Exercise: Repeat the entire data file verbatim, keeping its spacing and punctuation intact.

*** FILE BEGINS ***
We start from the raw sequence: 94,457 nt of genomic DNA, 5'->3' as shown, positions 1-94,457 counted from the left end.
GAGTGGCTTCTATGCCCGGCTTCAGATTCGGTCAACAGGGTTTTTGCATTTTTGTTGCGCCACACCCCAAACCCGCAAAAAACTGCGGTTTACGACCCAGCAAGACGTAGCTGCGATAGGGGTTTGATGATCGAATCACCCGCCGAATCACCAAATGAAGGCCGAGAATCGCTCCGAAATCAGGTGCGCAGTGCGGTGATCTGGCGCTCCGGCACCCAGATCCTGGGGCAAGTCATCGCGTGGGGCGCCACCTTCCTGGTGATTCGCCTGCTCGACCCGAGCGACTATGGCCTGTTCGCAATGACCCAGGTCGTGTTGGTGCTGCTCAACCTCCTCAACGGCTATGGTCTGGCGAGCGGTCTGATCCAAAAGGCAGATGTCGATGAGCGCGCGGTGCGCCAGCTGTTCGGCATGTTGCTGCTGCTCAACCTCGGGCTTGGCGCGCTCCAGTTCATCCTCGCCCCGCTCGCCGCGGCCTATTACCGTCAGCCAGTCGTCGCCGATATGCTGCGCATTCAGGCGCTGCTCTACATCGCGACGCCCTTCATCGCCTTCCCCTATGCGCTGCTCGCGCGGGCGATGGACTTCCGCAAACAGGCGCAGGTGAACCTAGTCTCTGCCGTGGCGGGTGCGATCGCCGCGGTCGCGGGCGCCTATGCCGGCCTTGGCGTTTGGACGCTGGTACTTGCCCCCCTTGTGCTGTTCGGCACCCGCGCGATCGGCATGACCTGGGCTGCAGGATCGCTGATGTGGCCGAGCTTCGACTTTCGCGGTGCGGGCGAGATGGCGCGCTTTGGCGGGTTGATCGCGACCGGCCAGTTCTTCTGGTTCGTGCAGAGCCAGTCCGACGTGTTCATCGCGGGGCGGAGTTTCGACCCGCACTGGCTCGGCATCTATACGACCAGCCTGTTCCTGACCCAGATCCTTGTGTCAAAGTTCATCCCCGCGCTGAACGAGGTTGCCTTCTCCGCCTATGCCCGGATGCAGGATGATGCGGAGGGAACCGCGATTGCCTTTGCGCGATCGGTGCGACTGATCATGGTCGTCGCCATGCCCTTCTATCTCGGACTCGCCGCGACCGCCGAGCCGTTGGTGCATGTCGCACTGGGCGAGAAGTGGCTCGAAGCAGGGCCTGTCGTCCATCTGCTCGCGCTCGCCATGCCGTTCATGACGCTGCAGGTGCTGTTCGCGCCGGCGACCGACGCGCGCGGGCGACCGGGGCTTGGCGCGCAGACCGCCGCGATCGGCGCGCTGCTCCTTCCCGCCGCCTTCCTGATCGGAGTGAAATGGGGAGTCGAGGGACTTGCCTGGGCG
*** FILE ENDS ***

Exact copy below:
We start from the raw sequence: 94,457 nt of genomic DNA, 5'->3' as shown, positions 1-94,457 counted from the left end.
GAGTGGCTTCTATGCCCGGCTTCAGATTCGGTCAACAGGGTTTTTGCATTTTTGTTGCGCCACACCCCAAACCCGCAAAAAACTGCGGTTTACGACCCAGCAAGACGTAGCTGCGATAGGGGTTTGATGATCGAATCACCCGCCGAATCACCAAATGAAGGCCGAGAATCGCTCCGAAATCAGGTGCGCAGTGCGGTGATCTGGCGCTCCGGCACCCAGATCCTGGGGCAAGTCATCGCGTGGGGCGCCACCTTCCTGGTGATTCGCCTGCTCGACCCGAGCGACTATGGCCTGTTCGCAATGACCCAGGTCGTGTTGGTGCTGCTCAACCTCCTCAACGGCTATGGTCTGGCGAGCGGTCTGATCCAAAAGGCAGATGTCGATGAGCGCGCGGTGCGCCAGCTGTTCGGCATGTTGCTGCTGCTCAACCTCGGGCTTGGCGCGCTCCAGTTCATCCTCGCCCCGCTCGCCGCGGCCTATTACCGTCAGCCAGTCGTCGCCGATATGCTGCGCATTCAGGCGCTGCTCTACATCGCGACGCCCTTCATCGCCTTCCCCTATGCGCTGCTCGCGCGGGCGATGGACTTCCGCAAACAGGCGCAGGTGAACCTAGTCTCTGCCGTGGCGGGTGCGATCGCCGCGGTCGCGGGCGCCTATGCCGGCCTTGGCGTTTGGACGCTGGTACTTGCCCCCCTTGTGCTGTTCGGCACCCGCGCGATCGGCATGACCTGGGCTGCAGGATCGCTGATGTGGCCGAGCTTCGACTTTCGCGGTGCGGGCGAGATGGCGCGCTTTGGCGGGTTGATCGCGACCGGCCAGTTCTTCTGGTTCGTGCAGAGCCAGTCCGACGTGTTCATCGCGGGGCGGAGTTTCGACCCGCACTGGCTCGGCATCTATACGACCAGCCTGTTCCTGACCCAGATCCTTGTGTCAAAGTTCATCCCCGCGCTGAACGAGGTTGCCTTCTCCGCCTATGCCCGGATGCAGGATGATGCGGAGGGAACCGCGATTGCCTTTGCGCGATCGGTGCGACTGATCATGGTCGTCGCCATGCCCTTCTATCTCGGACTCGCCGCGACCGCCGAGCCGTTGGTGCATGTCGCACTGGGCGAGAAGTGGCTCGAAGCAGGGCCTGTCGTCCATCTGCTCGCGCTCGCCATGCCGTTCATGACGCTGCAGGTGCTGTTCGCGCCGGCGACCGACGCGCGCGGGCGACCGGGGCTTGGCGCGCAGACCGCCGCGATCGGCGCGCTGCTCCTTCCCGCCGCCTTCCTGATCGGAGTGAAATGGGGAGTCGAGGGACTTGCCTGGGCG